North Windows Arch is an impressive opening in the red sandstone in Arches National Park that has more the almond shape of eye rather than a square window. A young couple visiting when we were there cooperated by posing under the arch to lend a sense of scale to the formation. Because rock was backlit from the rising sun, I decided the photograph would be more effective in black and white.
Our visit last week to Locke featured a lunch stop at Al’s Place, better known as Al the Wop’s. Al the Wop’s is a regionally famous institution that is long on atmosphere, good food, and drink, and short on upscale decor. It was my first visit there and I was pleased to find one of my favorite Zins available, Michael David’s Seven Deadly, and one of the best BLTs I’ve ever eaten. It was long on bacon and fabulous homemade grilled bread, and I don’t even remember the lettuce or tomato.
Established in 1934, Al is long gone but his persona lives on. Locals and boaters have visited there for years. Since Locke is so small (fewer than 90 residents) tourists, boaters, and bikers make up its clientele. As we headed into Al’s for lunch, a group of Boomer-aged bikers roared into town but they seemed to know about the sign out front:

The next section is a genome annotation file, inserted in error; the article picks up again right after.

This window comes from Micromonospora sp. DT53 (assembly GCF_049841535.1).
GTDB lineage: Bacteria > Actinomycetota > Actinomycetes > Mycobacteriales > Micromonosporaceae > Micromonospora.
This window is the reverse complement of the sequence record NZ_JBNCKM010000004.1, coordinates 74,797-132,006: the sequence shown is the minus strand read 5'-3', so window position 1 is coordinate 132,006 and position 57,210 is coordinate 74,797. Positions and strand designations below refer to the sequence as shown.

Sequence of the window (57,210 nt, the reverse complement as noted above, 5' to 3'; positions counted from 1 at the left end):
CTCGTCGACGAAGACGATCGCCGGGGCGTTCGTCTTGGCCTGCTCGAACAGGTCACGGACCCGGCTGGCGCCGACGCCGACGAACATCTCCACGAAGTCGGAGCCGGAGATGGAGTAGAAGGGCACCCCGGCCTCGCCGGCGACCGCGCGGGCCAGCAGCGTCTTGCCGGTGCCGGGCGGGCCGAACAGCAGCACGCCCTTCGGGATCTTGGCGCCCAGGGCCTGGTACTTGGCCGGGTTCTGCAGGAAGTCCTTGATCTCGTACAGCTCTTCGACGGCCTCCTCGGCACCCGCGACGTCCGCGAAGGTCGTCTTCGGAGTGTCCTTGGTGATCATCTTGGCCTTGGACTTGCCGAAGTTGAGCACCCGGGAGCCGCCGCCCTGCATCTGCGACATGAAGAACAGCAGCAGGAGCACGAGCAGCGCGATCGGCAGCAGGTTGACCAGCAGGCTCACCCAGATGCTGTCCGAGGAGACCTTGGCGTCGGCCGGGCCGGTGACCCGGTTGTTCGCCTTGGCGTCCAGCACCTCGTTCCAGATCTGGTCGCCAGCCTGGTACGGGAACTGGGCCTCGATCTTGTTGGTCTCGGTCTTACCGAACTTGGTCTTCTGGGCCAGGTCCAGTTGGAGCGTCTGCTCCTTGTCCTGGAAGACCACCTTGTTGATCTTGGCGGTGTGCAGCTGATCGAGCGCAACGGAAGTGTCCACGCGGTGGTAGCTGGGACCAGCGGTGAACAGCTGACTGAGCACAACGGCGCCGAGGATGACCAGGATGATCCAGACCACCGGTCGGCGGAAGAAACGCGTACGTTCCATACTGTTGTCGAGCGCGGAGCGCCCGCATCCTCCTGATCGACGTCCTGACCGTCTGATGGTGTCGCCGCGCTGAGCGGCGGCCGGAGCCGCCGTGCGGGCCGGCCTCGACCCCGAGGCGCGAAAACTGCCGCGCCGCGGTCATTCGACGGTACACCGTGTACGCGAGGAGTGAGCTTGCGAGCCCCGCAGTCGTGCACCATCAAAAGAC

Please respect the residents of Locke and keep your RPMs down…
No burnouts, please
Don’t park on sidewalk
Thanks for your cooperation.
Al the Wops
The “bike” locked to a front post, right up on the sidewalk flaunts the sign’s plea in clear view of it. This bike is obviously not the type of bike the sign is aimed at but I thought it was kind of funny and ironic.
At one time, if a man entered wearing a necktie, it was cut off and attached to the ceiling. Now, bills of various denominations are either crumpled and stuck to or dangle from the colorful wooden ceiling.